Along the way to Ross’ place, I pulled all the way into a cove that had so much bait in it, that you could see it stirring in the shallows. As I cruised in, I saw more small stripers hanging in about a foot of water. I paddled right by them and beached. Strange. The situation was made for fly rod fodder, so I put on a crawfish imitation (we had been seeing crawfish by the hundreds) and cast right on stripers circling in the shallows. There were no takers in this fish tank, so I quickly changed flies to a smaller shallow Clouser. I caught about a half dozen fish that took like a tree branch, and laid on their side to be stripped in and released. Strange. The released fish continued to swim around me in an exact repeat of Friday’s behavior. All fish caught were skinny, and many had red “lesions”. I’ve caught plenty of stripers with those red marks, but never so many on the same trip.

Yet another cove was lined with dead stripers of all sizes. Some of the carrion was being feasted on by bold buzzards that probably haven’t had it so good in awhile. I would estimate there were several dozen dead fish in various stages of decomposition. And, as we fished points, a parade of dead stripers passed slowly by on the current – west to east. There didn’t seem to be anything extraordinary about the two or three boats with fishermen aboard, so apparently the mortality rate for releases, is currently way above average. Until now, my experience with stripers had shown them to be extremely vibrant and strong survivors.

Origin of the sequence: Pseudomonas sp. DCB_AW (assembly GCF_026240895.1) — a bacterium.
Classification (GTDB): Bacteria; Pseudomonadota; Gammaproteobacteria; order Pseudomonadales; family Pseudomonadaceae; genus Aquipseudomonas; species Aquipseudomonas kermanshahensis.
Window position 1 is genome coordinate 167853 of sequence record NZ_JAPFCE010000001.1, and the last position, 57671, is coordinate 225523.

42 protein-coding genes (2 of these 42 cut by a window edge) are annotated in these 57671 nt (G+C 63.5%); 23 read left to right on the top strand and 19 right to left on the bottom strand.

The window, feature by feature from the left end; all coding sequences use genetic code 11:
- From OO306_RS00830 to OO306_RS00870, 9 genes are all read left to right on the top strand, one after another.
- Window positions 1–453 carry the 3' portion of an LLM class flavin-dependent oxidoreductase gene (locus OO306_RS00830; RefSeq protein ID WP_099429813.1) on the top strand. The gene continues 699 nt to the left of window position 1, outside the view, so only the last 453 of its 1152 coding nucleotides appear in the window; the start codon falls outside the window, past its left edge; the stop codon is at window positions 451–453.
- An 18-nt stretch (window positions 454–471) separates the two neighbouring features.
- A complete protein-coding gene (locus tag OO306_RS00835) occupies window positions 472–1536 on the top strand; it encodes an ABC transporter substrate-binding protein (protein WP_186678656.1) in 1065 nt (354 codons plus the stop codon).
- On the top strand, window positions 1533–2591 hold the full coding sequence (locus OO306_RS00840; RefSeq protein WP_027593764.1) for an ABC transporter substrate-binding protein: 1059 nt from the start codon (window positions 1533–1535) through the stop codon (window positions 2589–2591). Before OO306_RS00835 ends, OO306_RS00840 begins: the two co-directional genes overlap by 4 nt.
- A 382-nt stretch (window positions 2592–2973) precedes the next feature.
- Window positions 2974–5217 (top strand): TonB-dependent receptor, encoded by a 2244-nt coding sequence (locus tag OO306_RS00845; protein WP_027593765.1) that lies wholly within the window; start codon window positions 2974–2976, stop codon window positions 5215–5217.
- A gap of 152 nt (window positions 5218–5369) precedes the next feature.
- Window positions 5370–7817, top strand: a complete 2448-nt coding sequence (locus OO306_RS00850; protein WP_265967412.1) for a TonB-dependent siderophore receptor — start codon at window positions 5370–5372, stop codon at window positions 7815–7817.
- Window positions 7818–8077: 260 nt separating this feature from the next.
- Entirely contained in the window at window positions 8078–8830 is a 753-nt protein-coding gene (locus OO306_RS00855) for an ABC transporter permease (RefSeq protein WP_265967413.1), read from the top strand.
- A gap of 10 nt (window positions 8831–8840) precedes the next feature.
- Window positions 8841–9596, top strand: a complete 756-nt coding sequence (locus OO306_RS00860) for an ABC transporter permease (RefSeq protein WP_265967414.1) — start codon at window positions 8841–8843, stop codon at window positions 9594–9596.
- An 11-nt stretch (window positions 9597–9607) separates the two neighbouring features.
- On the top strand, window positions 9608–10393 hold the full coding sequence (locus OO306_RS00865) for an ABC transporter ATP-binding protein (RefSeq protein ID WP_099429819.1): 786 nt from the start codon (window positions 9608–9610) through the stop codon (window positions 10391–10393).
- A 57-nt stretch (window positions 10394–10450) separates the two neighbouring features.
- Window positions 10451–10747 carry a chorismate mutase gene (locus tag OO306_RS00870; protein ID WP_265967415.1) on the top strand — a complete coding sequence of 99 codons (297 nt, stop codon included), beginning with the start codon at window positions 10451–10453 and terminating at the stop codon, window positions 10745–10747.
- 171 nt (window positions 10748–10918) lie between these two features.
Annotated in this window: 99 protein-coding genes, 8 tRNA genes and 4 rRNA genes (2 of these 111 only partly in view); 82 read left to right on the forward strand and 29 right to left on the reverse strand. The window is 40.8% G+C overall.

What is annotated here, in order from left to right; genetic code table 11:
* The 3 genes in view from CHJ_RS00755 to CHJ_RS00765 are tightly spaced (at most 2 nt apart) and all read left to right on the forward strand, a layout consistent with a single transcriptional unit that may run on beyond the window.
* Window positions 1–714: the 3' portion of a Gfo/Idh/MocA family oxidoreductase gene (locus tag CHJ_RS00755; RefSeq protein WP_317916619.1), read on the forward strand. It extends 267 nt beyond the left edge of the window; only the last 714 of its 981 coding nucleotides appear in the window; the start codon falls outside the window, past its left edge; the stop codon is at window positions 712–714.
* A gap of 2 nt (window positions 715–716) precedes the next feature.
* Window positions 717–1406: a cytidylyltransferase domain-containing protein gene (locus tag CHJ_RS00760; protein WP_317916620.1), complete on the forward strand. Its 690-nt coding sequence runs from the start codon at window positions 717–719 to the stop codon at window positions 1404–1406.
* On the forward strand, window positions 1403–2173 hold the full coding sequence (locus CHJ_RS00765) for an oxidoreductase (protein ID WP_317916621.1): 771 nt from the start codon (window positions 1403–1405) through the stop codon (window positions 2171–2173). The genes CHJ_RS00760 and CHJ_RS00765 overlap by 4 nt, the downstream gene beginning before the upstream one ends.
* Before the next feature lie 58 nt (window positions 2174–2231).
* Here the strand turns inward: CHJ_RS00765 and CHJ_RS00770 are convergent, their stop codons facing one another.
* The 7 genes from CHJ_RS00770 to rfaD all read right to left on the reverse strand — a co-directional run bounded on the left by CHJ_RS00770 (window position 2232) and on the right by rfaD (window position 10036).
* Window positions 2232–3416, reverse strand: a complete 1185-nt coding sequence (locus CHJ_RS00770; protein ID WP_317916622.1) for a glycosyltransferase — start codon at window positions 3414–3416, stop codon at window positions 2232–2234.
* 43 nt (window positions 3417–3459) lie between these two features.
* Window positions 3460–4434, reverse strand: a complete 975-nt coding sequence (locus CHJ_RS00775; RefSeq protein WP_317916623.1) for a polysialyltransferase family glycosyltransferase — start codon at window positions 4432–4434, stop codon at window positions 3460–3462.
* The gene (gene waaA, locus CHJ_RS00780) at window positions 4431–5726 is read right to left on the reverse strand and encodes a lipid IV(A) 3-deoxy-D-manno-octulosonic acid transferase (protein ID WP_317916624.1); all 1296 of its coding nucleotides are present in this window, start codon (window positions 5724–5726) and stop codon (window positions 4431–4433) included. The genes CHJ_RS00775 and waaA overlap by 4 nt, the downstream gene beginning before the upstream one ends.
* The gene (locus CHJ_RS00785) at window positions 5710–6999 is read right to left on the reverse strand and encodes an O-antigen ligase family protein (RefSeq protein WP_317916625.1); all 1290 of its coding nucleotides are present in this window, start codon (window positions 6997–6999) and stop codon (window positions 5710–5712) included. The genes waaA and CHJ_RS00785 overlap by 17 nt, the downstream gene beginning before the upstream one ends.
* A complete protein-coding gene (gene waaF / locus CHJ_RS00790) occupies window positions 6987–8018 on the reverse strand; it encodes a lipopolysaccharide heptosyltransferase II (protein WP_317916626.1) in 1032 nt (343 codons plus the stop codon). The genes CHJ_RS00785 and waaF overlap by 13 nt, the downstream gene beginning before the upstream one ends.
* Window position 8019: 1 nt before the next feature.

I have yet to talk to TPWD scientists, but then again there may not be a need to talk to them. They probably have better things to do anyway. I am guessing that the extended period of warm water is beginning to tilt the mortality rate, and cause some of the strange behavior patterns we experienced this weekend. Zebra mussels were also readily visible on rocks on the points as well. Texoma lake levels are dropping precipitously. If any of you civilians know what the story is on Texoma, inquiring minds want to know …

I did catch a few stripers off a point near the Spillway Boat Ramp, and even caught a very nice sand bass that did fight better than any of the larger stripers I caught that day. By eleven, I was ready to pack it in, and head back … against a near gale force wind from the south. OK, not quite gale force, but a steady twenty to twenty-five, and wake boarders who had absolutely no respect for kayakers, made it an interesting, if not torturous, return journey.

– Conventional fishers will still probably do quite well at depth, and we did see an armada of boats across the lake near the sandy shores of the Oklahoma side, but remember that Texoma can behave like an ocean at times, and seems almost as big as an ocean at times too.

– High visibility for kayakers is a must, and even then, you will get little respect from the weekend warriors who think the own the calm waters where you will be paddling for shelter from the winds.

– Launch kayaks over by the marina, and get a campsite on Armadillo Hill | shuttle cars and kayaks | park kayaks on the marina side of the peninsula

– Take all precautions to prevent the spread of zebra mussels.

– You may want to purchase an Oklahoma license so you don’t have to worry about where you find fish (see my blogroll for link)

Eisenhower State Park

Still working to bring you the most interesting events loosely wrapped inside a two week trip to Colorado. I will probably have to get a carp fix when the temperatures drop from 105 to 95, leaving them on the flats a little longer. Anyone interested in going along?

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Category: Fishing Reports, kayaking, North Texas, On The Road

About the Author ()

https://www.shannondrawe.com is where to find my other day job. I write and photograph fish stories professionally, and for free here! Journalist by training. This site is for telling true fishing news stories, unless otherwise noted.